Ted & Gen's has been an outstanding restaurant in the community for over 40 years. We strive to make your dining experience a pleasure; from the time you walk in our doors and see our Famous Open Pit that we still use today in preparing and cooking your meals to dining at your table. We want you to feel like family.
Many of our staff have been with us for over ten years, so between our family members and all of our staff, who are like family, we have 200+ years of experience. Our staff is great! We couldn't do it without them. We love that they care about this place and believe in it and they enjoy what they do. We hope when you come visit us you'll find an atmosphere of good moods, sense of humors and great food!
Comments By Cedric Adams:
Following is an excerpt taken from the Cedric Adam's column some years ago after the late Mr. Adams visited Frank's Place (now Ted & Gen's Bar-B-Q): "It was one of the largest open barbecue pits I have ever seen inside in my life. I measured it and found the dimensions to be six feet by three feet and I don't know how deep. A bed of charcoal, gray-hot, steamed quietly. Frank, the proprietor, greeted us and then introduced his wife, Christine, We ordered. Some had the barbecued ribs, others, including me, had the steaks. Remember, this is all in the town of 150 population. Never have I had any better food anywhere. Frank is a Hungarian, came originally from Chicago where he was an interior decorator for a time, an engineer at another. His charcoal grate holds 22 choice steaks at a time and whoppers they are or he can broil 30 pounds of ribs at a time and frequently has the thing filled from noon to closing." Frank Roth passed away August 6, 1967. From that time on, it had its ups and downs, mainly downs.
BUT -- as of November 19, 1971, Ted and Gen Ludovissie have expanded and remodeled to welcome you to their friendly Western Atmosphere, preparing the same good ribs and steaks on the original open pit grill with an added huge appetizing relish tray, not forgetting your favorite cocktail.
Early History of Aldrich, Minnesota
Aldrich, the oldest settlement in Wadena County, was actually a community before the tracks for the NPRR were completed in the years 1871-1872. It is the home of the first railroad, first post office and first Catholic church in the county. It is also the home of the last Indian uprising in this county. Danial Billings, father of Mrs. Hattie Anderson, came to Aldrich, an already established settlement in 1869 at the age of 18. At this time there was a white family by the name of Aldrich living with the Chippewa Indians on what is now the service drive. It is believed the settlement was named after this man, Mr Billings and Henry Bower built a sawmill in 1880 where the Strom house now stands.
The Mother of Sorrows Catholic Church was established as a mission in 1870. The building was erected in 1885-1886. The lots for the mission were purchased from the Pudget Sound RR Co. and the first priest was Father Dunkel. There were 18 charter members. The first recorded wedding took place November 20, 1879 and united in marriage Mr. and Mrs. Dennis Whalen. Frank Hayes was the first baptism. The Catholic cemetery, north of Aldrich, was laid out in 1887 by Charles Spencer and Dick Spillane. The church closed in 1970.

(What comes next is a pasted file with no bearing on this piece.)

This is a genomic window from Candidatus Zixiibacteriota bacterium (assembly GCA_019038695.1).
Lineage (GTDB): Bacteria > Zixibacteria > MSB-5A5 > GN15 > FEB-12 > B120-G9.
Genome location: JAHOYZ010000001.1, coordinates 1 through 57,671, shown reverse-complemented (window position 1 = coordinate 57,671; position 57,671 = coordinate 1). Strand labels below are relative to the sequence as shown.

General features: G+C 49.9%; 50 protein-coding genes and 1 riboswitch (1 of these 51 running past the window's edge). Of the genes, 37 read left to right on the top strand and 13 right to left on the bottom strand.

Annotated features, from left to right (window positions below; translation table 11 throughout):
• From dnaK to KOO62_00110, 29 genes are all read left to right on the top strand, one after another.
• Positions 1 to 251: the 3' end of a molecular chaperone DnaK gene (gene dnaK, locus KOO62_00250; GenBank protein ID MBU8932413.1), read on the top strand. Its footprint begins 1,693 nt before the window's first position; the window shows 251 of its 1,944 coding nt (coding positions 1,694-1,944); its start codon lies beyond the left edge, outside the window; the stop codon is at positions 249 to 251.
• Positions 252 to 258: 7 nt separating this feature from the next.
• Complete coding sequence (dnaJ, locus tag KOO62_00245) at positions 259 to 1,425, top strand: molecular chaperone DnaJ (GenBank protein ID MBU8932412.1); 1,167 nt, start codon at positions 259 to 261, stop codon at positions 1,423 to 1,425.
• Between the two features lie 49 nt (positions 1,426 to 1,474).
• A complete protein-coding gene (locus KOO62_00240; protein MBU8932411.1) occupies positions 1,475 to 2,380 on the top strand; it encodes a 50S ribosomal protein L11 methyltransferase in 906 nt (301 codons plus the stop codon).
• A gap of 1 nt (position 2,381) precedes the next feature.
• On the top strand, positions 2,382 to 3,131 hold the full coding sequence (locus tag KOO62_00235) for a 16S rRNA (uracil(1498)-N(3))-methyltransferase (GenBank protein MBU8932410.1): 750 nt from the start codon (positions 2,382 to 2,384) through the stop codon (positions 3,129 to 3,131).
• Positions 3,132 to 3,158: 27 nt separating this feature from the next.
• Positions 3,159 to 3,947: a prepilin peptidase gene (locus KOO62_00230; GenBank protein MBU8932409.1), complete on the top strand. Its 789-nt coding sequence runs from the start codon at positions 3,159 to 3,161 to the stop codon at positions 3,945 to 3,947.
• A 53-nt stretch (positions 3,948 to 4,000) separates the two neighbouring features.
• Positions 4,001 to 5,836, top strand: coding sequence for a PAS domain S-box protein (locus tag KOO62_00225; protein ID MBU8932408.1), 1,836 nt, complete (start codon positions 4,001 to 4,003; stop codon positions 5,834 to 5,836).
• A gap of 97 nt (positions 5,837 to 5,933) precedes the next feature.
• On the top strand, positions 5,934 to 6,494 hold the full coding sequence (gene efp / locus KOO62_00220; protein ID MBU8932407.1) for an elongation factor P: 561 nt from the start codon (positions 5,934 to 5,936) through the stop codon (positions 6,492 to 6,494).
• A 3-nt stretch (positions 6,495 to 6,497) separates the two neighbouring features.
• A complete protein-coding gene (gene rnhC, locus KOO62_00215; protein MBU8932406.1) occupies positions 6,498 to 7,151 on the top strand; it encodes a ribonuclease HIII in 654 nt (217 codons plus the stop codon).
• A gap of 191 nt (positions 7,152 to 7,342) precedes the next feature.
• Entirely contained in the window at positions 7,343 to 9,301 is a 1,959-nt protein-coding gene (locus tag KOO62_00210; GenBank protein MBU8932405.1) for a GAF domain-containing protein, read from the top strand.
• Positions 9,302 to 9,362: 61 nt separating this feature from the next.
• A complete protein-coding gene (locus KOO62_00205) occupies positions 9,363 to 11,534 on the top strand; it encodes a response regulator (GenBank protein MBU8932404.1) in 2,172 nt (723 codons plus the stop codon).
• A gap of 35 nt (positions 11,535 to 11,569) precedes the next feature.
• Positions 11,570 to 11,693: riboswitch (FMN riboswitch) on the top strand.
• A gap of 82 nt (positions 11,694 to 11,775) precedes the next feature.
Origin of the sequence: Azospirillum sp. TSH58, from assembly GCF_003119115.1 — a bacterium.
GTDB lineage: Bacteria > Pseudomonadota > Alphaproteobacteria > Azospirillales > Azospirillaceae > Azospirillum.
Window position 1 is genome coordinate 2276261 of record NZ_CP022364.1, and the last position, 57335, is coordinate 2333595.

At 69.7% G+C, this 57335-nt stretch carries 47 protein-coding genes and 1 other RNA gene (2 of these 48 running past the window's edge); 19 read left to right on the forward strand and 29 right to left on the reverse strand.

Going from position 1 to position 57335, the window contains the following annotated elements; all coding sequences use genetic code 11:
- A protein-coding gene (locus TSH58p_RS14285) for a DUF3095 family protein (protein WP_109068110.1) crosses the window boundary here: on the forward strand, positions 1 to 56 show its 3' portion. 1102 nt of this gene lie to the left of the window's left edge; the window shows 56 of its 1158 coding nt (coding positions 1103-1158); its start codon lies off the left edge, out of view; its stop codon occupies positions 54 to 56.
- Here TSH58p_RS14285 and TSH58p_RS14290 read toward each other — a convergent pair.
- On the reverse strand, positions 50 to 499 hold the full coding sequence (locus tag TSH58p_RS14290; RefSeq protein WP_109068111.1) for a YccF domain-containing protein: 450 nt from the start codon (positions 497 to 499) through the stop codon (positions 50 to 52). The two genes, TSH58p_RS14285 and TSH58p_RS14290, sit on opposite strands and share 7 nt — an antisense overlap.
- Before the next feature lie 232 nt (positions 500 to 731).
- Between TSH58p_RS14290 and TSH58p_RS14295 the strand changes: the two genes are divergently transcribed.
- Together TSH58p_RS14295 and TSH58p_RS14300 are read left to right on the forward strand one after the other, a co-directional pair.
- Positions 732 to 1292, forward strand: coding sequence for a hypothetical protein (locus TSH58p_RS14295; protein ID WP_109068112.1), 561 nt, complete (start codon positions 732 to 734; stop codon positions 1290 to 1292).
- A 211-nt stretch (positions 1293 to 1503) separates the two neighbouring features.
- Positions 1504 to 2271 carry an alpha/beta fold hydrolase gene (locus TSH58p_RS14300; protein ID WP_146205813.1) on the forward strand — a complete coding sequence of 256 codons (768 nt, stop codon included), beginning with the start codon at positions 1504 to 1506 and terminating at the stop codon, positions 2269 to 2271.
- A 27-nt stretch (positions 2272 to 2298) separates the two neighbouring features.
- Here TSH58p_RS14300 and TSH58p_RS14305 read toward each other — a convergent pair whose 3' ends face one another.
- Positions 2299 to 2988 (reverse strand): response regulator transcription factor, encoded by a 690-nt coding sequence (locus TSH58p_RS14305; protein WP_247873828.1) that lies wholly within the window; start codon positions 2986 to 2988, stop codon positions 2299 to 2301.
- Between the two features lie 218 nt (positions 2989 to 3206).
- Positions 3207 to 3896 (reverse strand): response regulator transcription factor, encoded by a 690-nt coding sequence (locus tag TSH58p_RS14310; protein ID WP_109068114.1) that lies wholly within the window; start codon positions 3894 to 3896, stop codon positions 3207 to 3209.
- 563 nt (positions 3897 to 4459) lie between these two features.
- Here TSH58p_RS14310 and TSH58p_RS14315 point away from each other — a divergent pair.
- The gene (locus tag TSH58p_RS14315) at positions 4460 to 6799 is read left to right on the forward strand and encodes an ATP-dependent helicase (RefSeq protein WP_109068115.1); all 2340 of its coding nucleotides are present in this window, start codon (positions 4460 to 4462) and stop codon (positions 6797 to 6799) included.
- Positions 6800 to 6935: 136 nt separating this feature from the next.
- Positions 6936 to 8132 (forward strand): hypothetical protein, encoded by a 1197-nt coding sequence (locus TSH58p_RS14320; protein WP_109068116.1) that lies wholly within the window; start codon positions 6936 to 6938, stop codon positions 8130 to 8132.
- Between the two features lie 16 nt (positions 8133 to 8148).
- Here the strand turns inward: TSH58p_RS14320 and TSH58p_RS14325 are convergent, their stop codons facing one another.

The NPRR was completed from Duluth to Moorhead in 1871-1872 and Michael Kelly was pumpman and paymaster at this time. His family homesteaded a farm in Thomastown five miles northeast of Aldrich. There were ten children in the family, five boys and five girls. Mr. Kelly was also appointed first Postmaster in 1877. Aldrich had the first post office in Wadena County.
According to Ann Kelly's journal there was an Indian uprising in Aldrich in 1872, the last in the County. The militia from Fort Ripley was summoned to help restore peace. Ann was the daughter of Michael Kelly and lived in Aldrich most of her life. She is buried in the Catholic Cemetery north of town.
The first general store was opened in 1878 by W. A. Bryant and Bro. John Gellespie opened a store in 1879 and was appointed the second Postmaster that same year. A. J. Walker and Ed Aldrich (no relation to town's namesake) opened a store in the Whalen Building in 1906. When he died, Arvid Peterson and wife, Doris, who was Mr. Walker's daughter, operated the store until Mr. Peterson passed away in 1959. Doris passed away in 1972.
In 1881 Dels Helmes built a hotel called the Aldrich House. This would have been located about where the Bert Peterson house now stands.
The school district 19 and 79 was organized in 1883 and the district was bonded for $900 to build and furnish said school. The site chosen was across from the present Congregational Church and the building burned in 1961. The first teacher was Addie Gill. She was hired for a four month term at $30 a month. There were 29 students and the district consolidated with Staples and Verndale in 1970.